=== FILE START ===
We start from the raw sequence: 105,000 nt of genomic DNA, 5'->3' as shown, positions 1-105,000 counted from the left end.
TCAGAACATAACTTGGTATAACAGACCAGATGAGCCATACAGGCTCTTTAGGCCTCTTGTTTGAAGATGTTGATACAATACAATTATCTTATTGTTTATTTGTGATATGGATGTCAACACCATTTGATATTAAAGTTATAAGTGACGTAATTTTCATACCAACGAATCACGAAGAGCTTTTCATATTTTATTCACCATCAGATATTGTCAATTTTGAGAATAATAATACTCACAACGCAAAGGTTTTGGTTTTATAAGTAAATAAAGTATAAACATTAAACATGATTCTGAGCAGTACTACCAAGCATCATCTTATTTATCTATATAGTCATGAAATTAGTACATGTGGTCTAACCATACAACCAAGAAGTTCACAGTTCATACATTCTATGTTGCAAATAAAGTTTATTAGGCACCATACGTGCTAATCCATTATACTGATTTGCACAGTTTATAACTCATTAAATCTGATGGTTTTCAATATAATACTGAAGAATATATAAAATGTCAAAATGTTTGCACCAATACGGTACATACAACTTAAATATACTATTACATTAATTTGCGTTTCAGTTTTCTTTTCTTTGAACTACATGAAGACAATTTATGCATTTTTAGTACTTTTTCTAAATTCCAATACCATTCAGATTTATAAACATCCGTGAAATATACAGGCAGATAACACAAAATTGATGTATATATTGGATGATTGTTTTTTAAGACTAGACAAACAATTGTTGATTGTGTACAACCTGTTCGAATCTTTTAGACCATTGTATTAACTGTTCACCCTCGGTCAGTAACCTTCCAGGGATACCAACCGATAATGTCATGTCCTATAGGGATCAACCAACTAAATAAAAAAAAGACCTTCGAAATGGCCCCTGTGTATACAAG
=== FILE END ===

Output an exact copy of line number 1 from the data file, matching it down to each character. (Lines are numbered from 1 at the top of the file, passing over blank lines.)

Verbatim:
We start from the raw sequence: 105,000 nt of genomic DNA, 5'->3' as shown, positions 1-105,000 counted from the left end.